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    ABSTRACT: Fruit, vegetable, and dietary fiber intake have been associated with lower risk of cardiovascular disease (CVD); however, little is known about their role in obesity prevention. Our goal was to investigate whether intake of fruits, vegetables, and dietary fiber is associated with weight change and the risk of becoming overweight and obese. We studied 18,146 women aged ≥45 y from the Women's Health Study free of CVD and cancer with an initial body mass index (BMI) of 18.5 to <25 kg/m(2). Fruit, vegetable, and dietary fiber intakes were assessed at baseline through a 131-item food-frequency questionnaire, along with obesity-related risk factors. Women self-reported body weight on annual questionnaires. During a mean follow-up of 15.9 y, 8125 women became overweight or obese (BMI ≥25 kg/m(2)). Intakes of total fruits and vegetables, fruits, and dietary fiber were not associated with the longitudinal changes in body weight, whereas higher vegetable intake was associated with greater weight gain (P-trend: 0.02). In multivariable analyses, controlling for total energy intake and physical activity along with other lifestyle, clinical, and dietary factors, women in the highest vs. lowest quintile of fruit intake had an HR of 0.87 (95% CI: 0.80, 0.94; P-trend: 0.01) of becoming overweight or obese. No association was observed for vegetable or dietary fiber intake. The association between fruit intake and risk of becoming overweight or obese was modified by baseline BMI (P-interaction: <0.0001) where the strongest inverse association was observed among women with a BMI <23 kg/m(2) (HR: 0.82; 95% CI: 0.71, 0.94). Our results suggest that greater baseline intake of fruit, but not vegetables or fiber, by middle-aged and older women with a normal BMI at baseline is associated with lower risk of becoming overweight or obese. © 2015 American Society for Nutrition.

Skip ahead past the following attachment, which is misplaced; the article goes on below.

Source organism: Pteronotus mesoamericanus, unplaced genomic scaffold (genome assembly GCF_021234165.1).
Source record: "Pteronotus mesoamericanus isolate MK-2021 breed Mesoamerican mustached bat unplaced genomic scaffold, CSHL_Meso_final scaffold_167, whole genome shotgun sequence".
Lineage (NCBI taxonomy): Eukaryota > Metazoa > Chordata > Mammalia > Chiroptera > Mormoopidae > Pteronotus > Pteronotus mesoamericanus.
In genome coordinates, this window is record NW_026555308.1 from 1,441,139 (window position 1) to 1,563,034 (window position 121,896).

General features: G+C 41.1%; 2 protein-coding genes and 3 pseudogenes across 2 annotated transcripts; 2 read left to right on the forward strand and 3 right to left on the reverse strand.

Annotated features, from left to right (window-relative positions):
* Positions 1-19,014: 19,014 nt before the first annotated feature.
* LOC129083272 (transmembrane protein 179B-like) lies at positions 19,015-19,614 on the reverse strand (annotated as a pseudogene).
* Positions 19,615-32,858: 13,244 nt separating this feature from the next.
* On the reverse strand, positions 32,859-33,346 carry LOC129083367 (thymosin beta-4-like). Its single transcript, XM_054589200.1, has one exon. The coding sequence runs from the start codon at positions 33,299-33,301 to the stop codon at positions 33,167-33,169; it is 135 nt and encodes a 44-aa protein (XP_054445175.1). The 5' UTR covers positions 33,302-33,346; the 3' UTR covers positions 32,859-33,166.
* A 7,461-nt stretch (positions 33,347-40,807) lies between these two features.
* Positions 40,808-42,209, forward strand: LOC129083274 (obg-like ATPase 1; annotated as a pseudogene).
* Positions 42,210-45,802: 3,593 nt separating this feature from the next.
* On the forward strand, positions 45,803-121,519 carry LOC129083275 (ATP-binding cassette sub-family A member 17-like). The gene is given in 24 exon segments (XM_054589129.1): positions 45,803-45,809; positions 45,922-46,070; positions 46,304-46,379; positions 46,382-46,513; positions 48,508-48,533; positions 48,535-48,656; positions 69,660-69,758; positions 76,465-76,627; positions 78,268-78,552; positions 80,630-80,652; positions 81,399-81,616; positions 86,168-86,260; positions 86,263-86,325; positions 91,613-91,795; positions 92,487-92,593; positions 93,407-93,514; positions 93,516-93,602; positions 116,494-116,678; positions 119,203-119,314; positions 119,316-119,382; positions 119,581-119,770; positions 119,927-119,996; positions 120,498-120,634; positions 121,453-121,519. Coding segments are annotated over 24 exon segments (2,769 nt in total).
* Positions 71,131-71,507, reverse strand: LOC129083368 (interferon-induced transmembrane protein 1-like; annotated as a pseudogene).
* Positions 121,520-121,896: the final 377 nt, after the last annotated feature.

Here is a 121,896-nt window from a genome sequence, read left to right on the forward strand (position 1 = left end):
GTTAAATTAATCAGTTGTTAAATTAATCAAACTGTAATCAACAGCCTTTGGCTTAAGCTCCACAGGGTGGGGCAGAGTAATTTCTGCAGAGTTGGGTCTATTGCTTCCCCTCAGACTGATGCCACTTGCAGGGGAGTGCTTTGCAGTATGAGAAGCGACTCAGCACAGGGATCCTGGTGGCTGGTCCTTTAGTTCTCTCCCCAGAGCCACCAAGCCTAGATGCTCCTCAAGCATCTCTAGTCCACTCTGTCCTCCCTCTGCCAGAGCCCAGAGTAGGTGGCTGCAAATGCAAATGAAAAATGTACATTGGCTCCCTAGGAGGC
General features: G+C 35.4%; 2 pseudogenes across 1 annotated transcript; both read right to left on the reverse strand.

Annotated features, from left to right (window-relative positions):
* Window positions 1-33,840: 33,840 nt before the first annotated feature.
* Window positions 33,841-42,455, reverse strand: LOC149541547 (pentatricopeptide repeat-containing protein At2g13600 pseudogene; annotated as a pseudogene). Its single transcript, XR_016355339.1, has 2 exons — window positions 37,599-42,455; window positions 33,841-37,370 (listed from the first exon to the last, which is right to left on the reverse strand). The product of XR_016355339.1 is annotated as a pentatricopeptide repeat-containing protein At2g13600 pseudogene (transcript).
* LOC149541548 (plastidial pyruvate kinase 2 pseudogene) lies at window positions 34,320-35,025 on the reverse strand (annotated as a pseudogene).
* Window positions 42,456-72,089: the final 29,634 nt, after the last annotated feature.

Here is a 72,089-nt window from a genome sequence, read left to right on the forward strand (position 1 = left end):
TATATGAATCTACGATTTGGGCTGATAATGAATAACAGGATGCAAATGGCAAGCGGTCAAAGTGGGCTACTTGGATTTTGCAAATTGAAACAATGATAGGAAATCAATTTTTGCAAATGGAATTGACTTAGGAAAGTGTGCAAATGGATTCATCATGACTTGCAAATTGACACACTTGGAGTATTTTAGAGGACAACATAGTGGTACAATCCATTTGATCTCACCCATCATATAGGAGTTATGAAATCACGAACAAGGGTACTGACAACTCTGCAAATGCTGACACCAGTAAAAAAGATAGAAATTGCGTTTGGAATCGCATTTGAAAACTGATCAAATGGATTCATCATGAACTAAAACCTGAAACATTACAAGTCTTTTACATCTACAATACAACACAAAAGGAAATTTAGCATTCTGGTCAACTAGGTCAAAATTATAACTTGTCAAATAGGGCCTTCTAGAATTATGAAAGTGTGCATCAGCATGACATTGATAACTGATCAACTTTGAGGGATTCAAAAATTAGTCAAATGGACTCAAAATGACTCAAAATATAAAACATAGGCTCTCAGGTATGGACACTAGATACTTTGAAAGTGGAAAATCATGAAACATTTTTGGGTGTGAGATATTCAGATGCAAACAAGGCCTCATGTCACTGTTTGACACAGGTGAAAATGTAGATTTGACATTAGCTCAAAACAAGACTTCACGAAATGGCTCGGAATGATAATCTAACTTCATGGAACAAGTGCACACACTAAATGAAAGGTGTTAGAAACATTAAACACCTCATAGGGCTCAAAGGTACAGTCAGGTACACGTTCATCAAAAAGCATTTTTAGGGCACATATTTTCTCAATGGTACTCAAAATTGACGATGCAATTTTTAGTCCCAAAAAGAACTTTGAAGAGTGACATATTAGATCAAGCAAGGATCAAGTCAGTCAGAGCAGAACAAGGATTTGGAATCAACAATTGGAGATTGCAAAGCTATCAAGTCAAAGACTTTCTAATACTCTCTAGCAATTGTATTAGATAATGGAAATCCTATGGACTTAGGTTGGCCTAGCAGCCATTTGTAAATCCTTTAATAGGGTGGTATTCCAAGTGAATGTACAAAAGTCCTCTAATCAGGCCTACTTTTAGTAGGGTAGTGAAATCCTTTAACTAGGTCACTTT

Journal of Nutrition 05/2015; 145(5):960-8. DOI:10.3945/jn.114.199158 · 4.23 Impact Factor
  • Cancer Research 05/2015; 75(9 Supplement):P6-10-04-P6-10-04. DOI:10.1158/1538-7445.SABCS14-P6-10-04 · 9.28 Impact Factor
  • Aruna D Pradhan, JoAnn E Manson